The new guy had no knowledge of my speedo. A week later, I got a call from the new guy to tell me that they had found my speedo and he would bring it by my house, "Cash only".
He showed up with gage-in-hand. It was all together (including a brand new odometer barrel). I paid him cash, which he promptly shoved into his pocket, climbed into his car, and sped away. I doubt seriously that the money ever went into the till at the shop.
O.k., everybody wake up now. I can hear you snoring from here.
Moral to the story, send it to Russ.
I sent my Stewart Model 160 to Bob's Speedometer in Michigan. They did exactly as I asked and the performance of the speedometer was great when I tried it out last weekend! It took longer than expected, but didn't go over budget. I would use them again.
The reality is that anybody who is doing good work on archaic machines or parts today is going to be behind, behind, behind. If you are looking for fast, good and cheap it ain't gonna happen. Everybody I know who used to do good work on things like speedometers, carburetors, gauges, etc., is old and getting older every day. A lot of the guys I used to know have died, got too old to work or just got tired of it.
Back to the shop, I'm working on a Stromberg O-2 for a guy in Montgomery, Alabama.
steve, that website does look good. But that guy never responds.
I agree Russ Furstnow is the man. I have had dealings with him with regards to speedo restores and parts and found him to be extremely capable and very honest.
I just bought a complete Stewart speedometer setup from Russ Furstnow for my 16'.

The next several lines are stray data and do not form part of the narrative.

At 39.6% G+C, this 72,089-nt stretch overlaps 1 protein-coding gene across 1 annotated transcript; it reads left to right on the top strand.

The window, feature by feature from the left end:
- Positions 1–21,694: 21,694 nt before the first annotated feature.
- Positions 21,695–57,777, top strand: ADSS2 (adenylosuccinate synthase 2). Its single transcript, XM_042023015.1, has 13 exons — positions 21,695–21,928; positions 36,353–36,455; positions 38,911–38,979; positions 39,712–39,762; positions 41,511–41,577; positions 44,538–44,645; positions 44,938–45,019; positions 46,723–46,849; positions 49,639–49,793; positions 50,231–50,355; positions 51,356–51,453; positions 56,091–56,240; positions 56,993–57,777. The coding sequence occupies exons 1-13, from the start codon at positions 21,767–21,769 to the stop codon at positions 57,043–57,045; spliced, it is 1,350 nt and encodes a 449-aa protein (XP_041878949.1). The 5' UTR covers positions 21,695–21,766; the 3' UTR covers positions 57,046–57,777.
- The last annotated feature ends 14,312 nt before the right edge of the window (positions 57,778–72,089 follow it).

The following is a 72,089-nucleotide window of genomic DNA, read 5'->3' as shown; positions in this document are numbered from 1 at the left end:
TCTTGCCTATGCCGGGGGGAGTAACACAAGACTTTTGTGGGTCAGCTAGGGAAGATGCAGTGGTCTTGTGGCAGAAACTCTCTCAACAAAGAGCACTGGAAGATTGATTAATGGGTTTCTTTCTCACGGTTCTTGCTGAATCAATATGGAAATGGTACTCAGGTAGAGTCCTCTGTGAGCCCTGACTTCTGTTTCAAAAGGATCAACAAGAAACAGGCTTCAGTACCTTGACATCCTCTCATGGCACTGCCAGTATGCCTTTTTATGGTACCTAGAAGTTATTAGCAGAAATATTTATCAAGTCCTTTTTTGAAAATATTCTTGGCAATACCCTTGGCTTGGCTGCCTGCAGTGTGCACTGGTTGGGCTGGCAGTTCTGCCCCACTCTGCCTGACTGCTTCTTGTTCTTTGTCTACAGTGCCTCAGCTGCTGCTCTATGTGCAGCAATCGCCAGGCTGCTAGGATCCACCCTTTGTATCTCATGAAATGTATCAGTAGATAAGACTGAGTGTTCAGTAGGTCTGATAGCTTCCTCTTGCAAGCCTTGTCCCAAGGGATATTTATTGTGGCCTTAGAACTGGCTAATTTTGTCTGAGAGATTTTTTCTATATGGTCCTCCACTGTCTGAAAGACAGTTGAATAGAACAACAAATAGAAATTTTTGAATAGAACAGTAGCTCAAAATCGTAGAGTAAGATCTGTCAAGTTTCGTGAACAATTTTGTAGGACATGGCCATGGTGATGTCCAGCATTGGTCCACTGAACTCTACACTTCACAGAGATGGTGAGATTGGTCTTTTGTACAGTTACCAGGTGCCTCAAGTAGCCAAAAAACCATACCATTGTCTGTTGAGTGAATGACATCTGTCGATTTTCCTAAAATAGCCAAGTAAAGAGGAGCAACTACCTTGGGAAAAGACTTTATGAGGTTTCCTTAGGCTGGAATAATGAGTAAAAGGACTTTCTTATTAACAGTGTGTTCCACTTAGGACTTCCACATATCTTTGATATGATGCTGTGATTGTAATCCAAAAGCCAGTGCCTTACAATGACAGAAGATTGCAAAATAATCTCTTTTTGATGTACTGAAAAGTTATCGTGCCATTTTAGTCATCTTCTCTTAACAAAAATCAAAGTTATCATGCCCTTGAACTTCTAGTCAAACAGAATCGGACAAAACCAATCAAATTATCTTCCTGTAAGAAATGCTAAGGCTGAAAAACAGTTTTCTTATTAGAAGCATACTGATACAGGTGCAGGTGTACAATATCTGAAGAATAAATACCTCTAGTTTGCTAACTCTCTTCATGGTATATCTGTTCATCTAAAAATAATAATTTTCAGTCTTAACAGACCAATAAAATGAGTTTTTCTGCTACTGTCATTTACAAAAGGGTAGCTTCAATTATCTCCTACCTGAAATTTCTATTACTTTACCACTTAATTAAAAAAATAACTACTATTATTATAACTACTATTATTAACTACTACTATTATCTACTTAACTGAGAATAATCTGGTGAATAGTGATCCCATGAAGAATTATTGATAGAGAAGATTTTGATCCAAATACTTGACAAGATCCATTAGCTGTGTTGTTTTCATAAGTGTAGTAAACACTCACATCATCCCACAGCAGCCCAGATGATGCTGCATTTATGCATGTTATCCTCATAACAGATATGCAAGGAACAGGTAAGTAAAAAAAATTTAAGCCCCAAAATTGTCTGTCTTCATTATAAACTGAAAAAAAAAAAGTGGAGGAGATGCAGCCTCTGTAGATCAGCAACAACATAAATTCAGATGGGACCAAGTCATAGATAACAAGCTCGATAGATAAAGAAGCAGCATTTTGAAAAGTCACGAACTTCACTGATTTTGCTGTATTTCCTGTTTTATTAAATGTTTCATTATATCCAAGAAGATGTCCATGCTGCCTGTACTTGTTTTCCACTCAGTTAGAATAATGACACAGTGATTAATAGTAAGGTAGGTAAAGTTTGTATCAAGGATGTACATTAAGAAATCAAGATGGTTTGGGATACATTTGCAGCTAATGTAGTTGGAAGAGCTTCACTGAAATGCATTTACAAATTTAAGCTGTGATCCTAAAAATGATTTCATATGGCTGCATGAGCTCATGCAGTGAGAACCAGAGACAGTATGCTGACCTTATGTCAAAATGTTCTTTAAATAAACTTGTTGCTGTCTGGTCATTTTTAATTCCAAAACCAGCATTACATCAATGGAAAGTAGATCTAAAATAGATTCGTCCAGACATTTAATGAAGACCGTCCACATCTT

I am thoroughly satisfied. He is great to do business with.
I probably need a different wheel gear than the one I got from Russ (My fault.)
I failed to mention that I run Universal "T-Driver" tires.
They seem to be slightly oversized. Am I correct?
First of all, thanks for all the positive comments and support. I try my best to do quality work, and I tell my customers that I don't want to keep their speedometer any longer than they want me to keep it!! The tough thing is to keep a parts inventory on speedometers since very few parts are being reproduced today...and that also can become a cost factor.
Mike, in regards to your road gear question, Universal T Driver tires are MUCH larger than other 30 X 3 12" tires. They are great tires, but the speed will register slower due to their size.
Finally, if I can help with your speedometer questions, please contact me at firstname.lastname@example.org.
Thanks Russ. Your knowledge is second to none and work impeccable. We are fortunate to have men like you and Stan keeping us going (and knowing how fast we're going).
Who ever contacted me about a Sun speedometer tester please send again. I fat fingered the delete button. Thanks, PK.
very interesting, I have some speedo issues I am going to have to look into, thanks.
Whenever I see a T with a speedometer I like to ask the owner why the front wheel drive in on just one wheel. Some of them take it absolutely seriously.